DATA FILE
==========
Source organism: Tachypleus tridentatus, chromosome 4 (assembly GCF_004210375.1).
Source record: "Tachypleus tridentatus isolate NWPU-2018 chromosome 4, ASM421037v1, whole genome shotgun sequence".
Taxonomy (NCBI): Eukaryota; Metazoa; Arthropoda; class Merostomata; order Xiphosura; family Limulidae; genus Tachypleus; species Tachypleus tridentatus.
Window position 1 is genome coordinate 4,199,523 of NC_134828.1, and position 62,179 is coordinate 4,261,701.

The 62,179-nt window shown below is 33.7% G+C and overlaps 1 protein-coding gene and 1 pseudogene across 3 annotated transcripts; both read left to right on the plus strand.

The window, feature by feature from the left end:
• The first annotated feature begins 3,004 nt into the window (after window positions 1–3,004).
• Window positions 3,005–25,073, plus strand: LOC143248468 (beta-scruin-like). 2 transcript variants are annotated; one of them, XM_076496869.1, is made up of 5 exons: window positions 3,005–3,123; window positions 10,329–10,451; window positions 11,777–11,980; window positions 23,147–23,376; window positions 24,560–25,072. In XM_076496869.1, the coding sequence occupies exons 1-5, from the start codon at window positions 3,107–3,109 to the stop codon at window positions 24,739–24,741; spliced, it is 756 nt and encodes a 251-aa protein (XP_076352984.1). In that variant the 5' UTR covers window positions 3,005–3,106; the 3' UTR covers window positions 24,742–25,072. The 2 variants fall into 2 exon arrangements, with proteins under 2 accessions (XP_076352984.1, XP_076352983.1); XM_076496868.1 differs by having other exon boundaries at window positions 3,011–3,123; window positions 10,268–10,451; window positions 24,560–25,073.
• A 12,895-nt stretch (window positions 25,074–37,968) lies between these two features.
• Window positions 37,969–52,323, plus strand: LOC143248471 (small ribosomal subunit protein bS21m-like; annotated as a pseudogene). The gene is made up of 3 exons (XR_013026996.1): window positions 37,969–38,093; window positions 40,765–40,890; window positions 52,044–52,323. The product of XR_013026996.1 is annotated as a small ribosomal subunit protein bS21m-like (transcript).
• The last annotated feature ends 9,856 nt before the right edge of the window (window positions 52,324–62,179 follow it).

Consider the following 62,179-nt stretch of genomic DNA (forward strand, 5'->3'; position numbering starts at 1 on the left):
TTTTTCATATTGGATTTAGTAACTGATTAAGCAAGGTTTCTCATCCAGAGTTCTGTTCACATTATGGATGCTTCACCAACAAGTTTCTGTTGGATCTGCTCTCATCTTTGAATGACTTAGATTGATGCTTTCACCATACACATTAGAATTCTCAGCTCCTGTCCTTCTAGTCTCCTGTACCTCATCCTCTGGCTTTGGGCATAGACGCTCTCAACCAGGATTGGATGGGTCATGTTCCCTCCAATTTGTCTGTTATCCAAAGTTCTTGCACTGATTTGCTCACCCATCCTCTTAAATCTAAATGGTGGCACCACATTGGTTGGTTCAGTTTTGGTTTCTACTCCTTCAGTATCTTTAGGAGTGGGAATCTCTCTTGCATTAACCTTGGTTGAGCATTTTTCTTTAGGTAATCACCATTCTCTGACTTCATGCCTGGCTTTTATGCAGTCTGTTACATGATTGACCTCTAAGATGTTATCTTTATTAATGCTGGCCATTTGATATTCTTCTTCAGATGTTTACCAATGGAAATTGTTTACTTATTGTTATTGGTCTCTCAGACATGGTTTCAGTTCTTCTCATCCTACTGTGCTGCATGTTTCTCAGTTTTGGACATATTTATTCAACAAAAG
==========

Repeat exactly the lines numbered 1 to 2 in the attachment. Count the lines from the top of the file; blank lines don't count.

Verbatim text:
Source organism: Tachypleus tridentatus, chromosome 4 (assembly GCF_004210375.1).
Source record: "Tachypleus tridentatus isolate NWPU-2018 chromosome 4, ASM421037v1, whole genome shotgun sequence".